East Forest Park Library opens 14-months after groundbreaking

Jan. 7, 2020 | Danielle Eaton

Local and state officials stand with members of the Library Foundation and Commission to officially cut the ribbon and open the East Forest Park Library.
Reminder Publishing photo by Danielle Eaton

SPRINGFIELD – A little over a year after the groundbreaking, on Dec. 19, the East Forest Park Library officially opened its doors to the public for the first time in a brand new building on Surrey Road.

Ground was broken for the library branch in October of 2018. The branch was previously located in a storefront on Island Pond Road.

The day of the opening, the building was packed with community members and local officials who called it an emotional day. Among those in attendance were Mayor Domenic Sarno, Commissioner of Health and Human Services Helen Caulton-Harris, Vice President of the Springfield Library Foundation Barbara Garvey, Director of Springfield Public Library Molly Fogarty, Chair of the Springfield Library Commission Stephen Cary, Chair of the Massachusetts Board of Library Commissioners Roland Ochsenbein, Kareem Kibodya on behalf of Con. Richard Neal, Sen. Eric Lesser, Rep. Angelo Puppolo, Rep. Bud Williams, City Councilor At Large Jesse Lederman and Ward 7 City Councilor Tim Allen.

The official opening of the building began with a mock flag raising ceremony in the lobby, due to the cold weather. The flag pole for the library was purchased and donated by Garvey in honor of her husband, James, who passed away in February of 2019. After a student from Pope Francis Preparatory School sang the national anthem, Garvey was presented with a plaque for both her service and donation to the library.

Following the flag raising ceremony, speakers took turns thanking those who made the library possible and lamenting on what a special day it was, not only for the residents of East Forest Park, but for Springfield.

Myron Hatchet, senior project manager of Capital Assets and Construction, said the building is 17,000 square feet, has shades in the meeting room that electronically come down to help with the cost of air conditioning in the summer, has 3D printers and a maker space. Hatchet described the library as the “most energy-efficient building in the city” and said the “job came in on time, under budget.”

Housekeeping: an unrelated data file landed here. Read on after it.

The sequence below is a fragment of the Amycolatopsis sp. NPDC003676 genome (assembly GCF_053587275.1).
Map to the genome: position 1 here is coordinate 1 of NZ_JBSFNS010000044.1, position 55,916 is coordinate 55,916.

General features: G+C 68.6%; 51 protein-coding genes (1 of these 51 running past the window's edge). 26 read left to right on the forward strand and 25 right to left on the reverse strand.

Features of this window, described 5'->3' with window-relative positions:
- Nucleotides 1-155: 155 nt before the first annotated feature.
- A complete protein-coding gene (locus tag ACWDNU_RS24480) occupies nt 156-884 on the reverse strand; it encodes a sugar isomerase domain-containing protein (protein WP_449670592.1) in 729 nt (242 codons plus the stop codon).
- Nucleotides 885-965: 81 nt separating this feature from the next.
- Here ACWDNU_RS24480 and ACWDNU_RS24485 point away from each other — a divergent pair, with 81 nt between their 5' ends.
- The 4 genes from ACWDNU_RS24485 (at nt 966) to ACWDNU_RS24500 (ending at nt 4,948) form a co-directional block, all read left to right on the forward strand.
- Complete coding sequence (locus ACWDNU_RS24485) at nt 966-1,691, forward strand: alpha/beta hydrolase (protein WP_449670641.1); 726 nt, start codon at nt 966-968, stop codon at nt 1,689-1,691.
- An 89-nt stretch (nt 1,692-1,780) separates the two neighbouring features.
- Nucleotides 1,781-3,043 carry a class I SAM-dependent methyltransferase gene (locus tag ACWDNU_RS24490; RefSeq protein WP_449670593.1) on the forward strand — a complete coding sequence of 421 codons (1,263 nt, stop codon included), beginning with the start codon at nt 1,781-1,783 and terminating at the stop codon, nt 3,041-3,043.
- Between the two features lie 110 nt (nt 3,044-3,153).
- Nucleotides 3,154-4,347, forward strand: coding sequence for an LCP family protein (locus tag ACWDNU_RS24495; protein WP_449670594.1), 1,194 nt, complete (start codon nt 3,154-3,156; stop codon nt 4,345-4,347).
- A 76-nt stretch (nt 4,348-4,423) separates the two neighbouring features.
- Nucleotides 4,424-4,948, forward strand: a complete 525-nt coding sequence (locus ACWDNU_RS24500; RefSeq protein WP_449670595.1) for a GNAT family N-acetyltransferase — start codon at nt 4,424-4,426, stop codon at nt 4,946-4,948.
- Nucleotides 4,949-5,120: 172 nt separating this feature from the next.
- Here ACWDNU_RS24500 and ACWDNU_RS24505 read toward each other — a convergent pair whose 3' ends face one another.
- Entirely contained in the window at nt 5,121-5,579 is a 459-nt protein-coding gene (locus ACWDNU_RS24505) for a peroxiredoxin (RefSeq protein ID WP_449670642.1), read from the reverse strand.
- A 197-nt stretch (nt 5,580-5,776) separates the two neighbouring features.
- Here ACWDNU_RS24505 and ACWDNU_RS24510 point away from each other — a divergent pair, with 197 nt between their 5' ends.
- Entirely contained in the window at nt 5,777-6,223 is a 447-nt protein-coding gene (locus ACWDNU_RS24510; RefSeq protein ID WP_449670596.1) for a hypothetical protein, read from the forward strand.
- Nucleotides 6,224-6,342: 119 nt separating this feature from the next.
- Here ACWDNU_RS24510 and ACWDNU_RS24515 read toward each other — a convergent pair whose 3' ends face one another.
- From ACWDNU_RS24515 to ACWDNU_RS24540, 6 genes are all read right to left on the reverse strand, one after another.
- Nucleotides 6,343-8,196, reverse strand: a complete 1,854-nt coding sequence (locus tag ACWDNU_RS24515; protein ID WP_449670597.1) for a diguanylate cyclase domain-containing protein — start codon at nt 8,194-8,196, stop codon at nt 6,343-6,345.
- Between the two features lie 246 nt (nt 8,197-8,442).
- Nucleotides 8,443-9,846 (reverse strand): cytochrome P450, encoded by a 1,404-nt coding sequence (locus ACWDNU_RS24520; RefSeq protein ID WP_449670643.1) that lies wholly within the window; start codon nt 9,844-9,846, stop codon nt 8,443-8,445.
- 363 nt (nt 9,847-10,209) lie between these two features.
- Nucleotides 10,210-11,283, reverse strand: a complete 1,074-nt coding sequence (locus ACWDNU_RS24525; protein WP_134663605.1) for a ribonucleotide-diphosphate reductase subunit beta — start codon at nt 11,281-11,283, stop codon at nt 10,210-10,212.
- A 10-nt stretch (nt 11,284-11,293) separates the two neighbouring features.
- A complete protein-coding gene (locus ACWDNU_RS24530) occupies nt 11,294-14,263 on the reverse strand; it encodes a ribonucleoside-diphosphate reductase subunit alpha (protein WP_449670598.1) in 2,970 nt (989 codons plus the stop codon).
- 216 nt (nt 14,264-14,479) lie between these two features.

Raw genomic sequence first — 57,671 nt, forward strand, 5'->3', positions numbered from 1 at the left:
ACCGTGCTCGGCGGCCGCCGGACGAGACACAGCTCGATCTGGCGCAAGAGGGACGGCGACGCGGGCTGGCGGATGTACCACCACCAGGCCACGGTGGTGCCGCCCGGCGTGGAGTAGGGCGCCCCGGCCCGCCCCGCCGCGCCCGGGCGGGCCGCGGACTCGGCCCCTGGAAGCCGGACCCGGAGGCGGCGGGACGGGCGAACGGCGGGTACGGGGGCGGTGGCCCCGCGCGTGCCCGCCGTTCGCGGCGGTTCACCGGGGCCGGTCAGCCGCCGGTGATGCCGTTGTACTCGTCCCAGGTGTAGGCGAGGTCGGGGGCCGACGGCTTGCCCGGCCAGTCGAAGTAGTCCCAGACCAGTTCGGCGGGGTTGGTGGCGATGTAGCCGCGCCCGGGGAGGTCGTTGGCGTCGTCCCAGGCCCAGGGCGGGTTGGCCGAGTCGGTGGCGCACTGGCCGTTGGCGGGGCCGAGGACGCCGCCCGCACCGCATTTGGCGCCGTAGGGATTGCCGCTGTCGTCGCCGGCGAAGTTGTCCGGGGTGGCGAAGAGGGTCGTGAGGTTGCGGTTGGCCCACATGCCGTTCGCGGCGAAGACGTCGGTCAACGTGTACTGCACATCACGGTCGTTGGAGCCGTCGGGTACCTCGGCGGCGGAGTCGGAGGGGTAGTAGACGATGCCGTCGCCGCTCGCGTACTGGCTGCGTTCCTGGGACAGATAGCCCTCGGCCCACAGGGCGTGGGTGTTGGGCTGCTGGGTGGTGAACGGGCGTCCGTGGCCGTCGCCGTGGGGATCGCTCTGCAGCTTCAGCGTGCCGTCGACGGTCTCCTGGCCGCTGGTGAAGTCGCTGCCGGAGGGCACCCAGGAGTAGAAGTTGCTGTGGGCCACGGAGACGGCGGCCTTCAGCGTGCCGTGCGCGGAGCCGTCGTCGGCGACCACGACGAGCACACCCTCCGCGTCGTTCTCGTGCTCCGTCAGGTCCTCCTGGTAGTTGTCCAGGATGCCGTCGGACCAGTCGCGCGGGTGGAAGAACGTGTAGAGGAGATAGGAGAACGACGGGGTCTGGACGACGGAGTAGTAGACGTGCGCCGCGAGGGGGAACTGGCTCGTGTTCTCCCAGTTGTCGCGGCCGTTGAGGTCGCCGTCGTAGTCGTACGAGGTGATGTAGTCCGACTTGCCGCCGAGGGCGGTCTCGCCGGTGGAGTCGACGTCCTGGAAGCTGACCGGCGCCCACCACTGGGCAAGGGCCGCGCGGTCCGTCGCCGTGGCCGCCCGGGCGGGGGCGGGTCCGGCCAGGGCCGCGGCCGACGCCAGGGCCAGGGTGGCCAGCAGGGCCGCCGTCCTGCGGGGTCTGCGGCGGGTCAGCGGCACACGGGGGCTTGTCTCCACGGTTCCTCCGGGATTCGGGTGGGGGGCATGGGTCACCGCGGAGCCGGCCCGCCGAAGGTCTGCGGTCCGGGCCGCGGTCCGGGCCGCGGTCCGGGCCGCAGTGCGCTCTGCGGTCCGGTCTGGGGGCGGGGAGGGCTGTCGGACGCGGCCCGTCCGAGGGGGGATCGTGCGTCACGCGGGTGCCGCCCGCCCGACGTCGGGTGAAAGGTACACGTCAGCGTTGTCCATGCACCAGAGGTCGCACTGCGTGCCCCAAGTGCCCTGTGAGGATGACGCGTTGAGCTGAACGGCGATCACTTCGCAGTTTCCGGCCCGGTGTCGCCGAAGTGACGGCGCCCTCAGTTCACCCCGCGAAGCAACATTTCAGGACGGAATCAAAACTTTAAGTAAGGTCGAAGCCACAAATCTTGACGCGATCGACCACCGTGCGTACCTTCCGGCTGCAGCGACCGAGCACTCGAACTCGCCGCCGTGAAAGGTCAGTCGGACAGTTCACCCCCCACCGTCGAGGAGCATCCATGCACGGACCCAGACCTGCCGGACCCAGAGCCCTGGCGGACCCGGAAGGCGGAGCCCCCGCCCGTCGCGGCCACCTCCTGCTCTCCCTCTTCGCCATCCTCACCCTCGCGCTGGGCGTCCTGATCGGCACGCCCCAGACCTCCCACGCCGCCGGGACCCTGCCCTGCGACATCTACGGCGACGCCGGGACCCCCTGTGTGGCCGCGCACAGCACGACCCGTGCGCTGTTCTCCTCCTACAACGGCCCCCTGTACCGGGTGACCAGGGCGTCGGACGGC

Rep. Williams described the process by which the Surrey Road location was chosen. He said three locations for the library were initially proposed: one on Surrey Road, one on Plumtree Road and one off of South Branch Parkway.  

Residents then had the opportunity to vote on which of the locations they preferred during law enforcement’s National Night Out. Williams said the Surrey Road location “unprecedented, had 99.9 percent of the vote.”

The location chosen by the residents, Williams said, was “perfect” and located “in the heart of East Forest Park.”

Cary called the project “a tale of two mayors” as the project started under the administration of former mayor, Charlie Ryan, who was also in attendance. Sarno agreed, stating that he and Ryan “were a tag team” and that it had been “difficult [for people] to say no to two mayors.”

Sarno said that while the city had “$10 to $12 million,” that was “going to multiply in wisdom.” He also commended the “resiliency of the residents of East Forest Park.”

Kibodya, who was at the event on behalf of Neal, echoed this. “This is a room full of people dedicated to their community,” he said as he looked around the room.

Lesser, who described the event as an “emotional day” reflected on how far the neighborhood and the City of Springfield had both come since the June 2011 tornado that wreaked havoc on the city, and destroyed parts of the East Forest Park neighborhood.

“This neighborhood, this city has been through a lot,” he said. He continued, stating that it said a lot about the residents that their “first instinct [after the tornado] was to build a library.”

Lesser also shared how his mother, who grew up with very little in New York, found an escape through books at the public library. “Books allowed her to travel,” he said.

“I feel strongly about libraries being about social justice and economic mobility,” Lesser continued. “If you have access to knowledge, you have access to the whole world.”

Lesser added, “If one child gets the opportunity my mom got, then all of this is well worth it.”

Puppalo agreed, stating “today is our cherry on top for East Forest Park.” He also stated the day had been “a long time coming” and that “a lot of people were going to grow up here.”

Current President of the Springfield Library Foundation, Pat Markey, was one of the last to speak. “Those who came before us saw the good in the library system and dug into their own pockets,” he said. “Good things don’t just happen, good people make good things happen. People saw this not as an obligation, but as an opportunity.”

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